This post is by Eileen Dinn.
In Hong Kong, the fourth month of anti-government protests continues to draw international attention. The protests arose this summer against a proposed extradition bill that would permit criminal extradition to the Chinese mainland. This had not been previously instituted because Hong Kong, though a part of China, retains a certain amount of autonomy under the “one country, two systems” agreement, which allows them to have an independent legal and judiciary system. Protesters argue that the proposed bill would subject citizens of Hong Kong to unfair treatment in China as well as giving the Chinese government more power to strip away some of Hong Kong’s independence. The protests erupted over the summer and have since evolved into a holistic pro-democracy movement, intensifying the fight even more and sparking issues of police brutality. The demonstrations continue to make an international splash, attracting reactions both in favor and against the pro-democracy movement.
In large part, the international community has been treading lightly on the issue given China’s economic power. The United States and the United Kingdom have both called for demonstrators’ rights to be protected and the British foreign secretary, Jeremy Hunt, has urged Hong Kong to “listen to the concerns of its people and its friends in the international community and to pause and reflect on these controversial measures.” As the police brutality has worsened, however, concern from the international community has grown – notably, from the NBA. Most organizations have a “three t’s” rule pertaining to things they don’t mention – Tibet, Taiwan, and Tiananmen Square – because they know that it will get them into hot water with China. In the wake of the following tweet, most individuals are holding tight to this rule, not wanting to send anymore shock waves through this relationship.
Daryl Morey, the General Manager of the Houston Raptors, tweeted on Sunday night “Fight for freedom, stand with Hong Kong.” Though the tweet was quickly deleted, its implications were not lost on the Chinese fans and sponsors who contribute billions to the NBA each year. As of right now, all of the NBA’s partners in China, mainly tech giant Tencent and Luckin Coffee, have suspended their connections with the NBA, their games have been pulled from Chinese programming, and scheduled events in Shanghai have been canceled for this week. Coaches are not commenting on the situation and agents are advising their players to do the same. In an interview, Steph Curry said “This situation, there’s a huge weight and gravity to it. There’s going to need to be some things to be sorted out. But I just don’t know enough about Chinese history and how that’s influenced modern society…this is not going away. So we’ll come back to it” – needless to say, everyone is on edge. China is mad at the NBA for thinking that they can get involved in the situation. Many people in the US are mad at the NBA for not getting involved in the situation, saying that they are giving power to ‘the mighty dollar’ over fighting for what is right. In an attempt to appease both sides and essentially have it both ways, the NBA issued a statement clarifying that “While Daryl has made it clear that his tweet does not represent the Rockets or the NBA, the values of the league support individuals educating themselves and sharing their views on matters important to them.”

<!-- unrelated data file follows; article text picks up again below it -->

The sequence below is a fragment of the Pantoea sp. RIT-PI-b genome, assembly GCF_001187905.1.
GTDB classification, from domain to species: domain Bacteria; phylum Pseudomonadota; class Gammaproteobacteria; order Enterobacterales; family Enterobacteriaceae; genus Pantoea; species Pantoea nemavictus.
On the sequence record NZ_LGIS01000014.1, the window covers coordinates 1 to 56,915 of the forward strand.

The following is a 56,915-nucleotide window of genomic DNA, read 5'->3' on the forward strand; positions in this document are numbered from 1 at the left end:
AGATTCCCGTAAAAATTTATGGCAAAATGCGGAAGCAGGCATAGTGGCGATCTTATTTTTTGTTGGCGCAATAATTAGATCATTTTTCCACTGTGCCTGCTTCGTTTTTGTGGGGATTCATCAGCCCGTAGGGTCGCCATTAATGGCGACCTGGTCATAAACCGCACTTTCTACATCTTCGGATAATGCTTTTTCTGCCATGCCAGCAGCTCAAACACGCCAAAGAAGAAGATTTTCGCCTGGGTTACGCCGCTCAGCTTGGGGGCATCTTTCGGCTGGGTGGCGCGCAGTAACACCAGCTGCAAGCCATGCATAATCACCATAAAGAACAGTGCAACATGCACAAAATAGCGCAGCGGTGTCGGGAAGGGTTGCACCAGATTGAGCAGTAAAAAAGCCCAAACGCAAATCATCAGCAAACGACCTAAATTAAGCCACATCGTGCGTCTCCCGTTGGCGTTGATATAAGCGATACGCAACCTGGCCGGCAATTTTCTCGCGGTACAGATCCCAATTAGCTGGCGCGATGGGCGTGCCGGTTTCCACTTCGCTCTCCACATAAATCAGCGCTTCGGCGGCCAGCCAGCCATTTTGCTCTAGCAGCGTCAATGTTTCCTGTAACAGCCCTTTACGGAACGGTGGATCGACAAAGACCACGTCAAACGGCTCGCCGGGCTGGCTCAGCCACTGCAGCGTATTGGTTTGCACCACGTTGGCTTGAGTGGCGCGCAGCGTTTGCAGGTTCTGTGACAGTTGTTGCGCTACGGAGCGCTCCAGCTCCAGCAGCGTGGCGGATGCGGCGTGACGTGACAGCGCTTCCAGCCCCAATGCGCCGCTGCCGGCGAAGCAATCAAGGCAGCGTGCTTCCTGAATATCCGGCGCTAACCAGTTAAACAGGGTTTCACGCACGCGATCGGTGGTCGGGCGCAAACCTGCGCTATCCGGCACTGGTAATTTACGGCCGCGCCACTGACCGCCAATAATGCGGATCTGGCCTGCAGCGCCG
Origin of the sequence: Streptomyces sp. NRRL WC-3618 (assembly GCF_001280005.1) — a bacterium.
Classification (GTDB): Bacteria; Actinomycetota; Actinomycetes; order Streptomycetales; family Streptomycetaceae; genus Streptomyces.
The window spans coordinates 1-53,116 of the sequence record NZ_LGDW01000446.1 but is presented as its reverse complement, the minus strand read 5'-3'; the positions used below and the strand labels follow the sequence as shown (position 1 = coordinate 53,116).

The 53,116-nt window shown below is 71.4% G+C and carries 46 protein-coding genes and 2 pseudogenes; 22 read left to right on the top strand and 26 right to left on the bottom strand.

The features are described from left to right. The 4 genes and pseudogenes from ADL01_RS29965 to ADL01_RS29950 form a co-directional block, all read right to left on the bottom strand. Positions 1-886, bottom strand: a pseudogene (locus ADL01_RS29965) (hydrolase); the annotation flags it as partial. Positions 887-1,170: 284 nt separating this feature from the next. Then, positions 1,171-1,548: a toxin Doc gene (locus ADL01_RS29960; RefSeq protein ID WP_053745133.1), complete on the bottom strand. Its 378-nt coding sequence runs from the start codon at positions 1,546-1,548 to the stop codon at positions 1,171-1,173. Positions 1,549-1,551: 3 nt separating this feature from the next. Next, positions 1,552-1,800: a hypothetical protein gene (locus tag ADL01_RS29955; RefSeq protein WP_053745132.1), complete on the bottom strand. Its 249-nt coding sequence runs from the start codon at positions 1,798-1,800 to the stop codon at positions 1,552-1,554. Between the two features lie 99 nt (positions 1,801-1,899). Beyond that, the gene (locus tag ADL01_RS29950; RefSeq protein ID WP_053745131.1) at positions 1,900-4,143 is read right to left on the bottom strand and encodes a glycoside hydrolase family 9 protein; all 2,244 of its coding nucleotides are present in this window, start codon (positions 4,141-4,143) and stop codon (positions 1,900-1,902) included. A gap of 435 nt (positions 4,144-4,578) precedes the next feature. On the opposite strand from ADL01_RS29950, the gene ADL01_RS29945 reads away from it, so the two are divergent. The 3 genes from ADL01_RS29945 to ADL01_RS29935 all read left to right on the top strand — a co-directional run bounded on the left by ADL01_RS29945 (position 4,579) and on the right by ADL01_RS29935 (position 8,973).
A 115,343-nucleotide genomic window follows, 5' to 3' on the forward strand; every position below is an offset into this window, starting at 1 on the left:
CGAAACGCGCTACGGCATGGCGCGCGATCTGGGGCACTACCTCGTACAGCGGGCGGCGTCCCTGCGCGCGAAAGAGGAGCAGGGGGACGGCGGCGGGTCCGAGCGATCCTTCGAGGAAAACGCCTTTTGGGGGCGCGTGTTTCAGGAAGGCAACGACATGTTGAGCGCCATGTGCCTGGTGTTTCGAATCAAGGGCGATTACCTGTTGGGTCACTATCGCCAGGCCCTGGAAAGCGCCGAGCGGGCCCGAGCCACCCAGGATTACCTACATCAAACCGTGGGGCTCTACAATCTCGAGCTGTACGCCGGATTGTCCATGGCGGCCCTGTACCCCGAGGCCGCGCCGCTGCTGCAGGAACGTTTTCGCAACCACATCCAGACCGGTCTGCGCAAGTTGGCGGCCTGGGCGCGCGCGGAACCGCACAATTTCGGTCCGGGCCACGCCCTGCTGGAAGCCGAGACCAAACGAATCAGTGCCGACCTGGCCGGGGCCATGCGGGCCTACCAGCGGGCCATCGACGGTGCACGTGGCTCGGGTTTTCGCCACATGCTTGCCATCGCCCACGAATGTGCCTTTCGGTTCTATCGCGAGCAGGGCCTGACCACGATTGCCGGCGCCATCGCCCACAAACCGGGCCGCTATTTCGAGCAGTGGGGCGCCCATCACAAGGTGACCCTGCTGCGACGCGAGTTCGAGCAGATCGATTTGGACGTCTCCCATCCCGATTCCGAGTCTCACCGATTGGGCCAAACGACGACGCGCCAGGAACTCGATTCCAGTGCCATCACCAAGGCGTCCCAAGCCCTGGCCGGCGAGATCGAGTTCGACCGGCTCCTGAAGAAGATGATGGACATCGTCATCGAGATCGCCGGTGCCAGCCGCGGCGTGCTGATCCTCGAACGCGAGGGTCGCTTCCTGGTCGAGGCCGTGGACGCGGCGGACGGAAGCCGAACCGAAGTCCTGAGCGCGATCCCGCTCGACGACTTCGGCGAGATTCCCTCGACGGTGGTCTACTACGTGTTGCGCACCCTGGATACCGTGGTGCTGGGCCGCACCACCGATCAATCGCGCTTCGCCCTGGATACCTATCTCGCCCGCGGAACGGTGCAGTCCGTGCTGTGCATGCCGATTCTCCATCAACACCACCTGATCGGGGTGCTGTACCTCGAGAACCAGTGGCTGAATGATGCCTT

As a matter of fact, yes – but not in the way you would hope. This week, Apple and Google actually appeased China by pulling an app, HKmap.live, that enabled protesters to see the activity and whereabouts of the police after the Hong Kong’s Cyber Security and Technology Crime Bureau claimed that it was being “used to target and ambush police” and that “criminals have used it to victimize residents in areas where they know there is no law enforcement.”
The ball is in the NBA’s court now. They are getting dunked on from both sides – China, obviously, and critics in the United States who are calling for them to make an even bolder statement and achieve some substantial change. At any rate, the NBA is in a very tricky spot but the significance of Apple’s and Google’s actions demonstrate the great weight that China carries when it comes to using their financial power to influence American corporations. At the end of the day, it is going to come down to the NBA making a decision of whether to please those in the United States with the belief that democracy and freedom shall prevail or succumb to the mighty dollar and save the billions that China contributes to individual athletes through endorsements as well as to the league itself.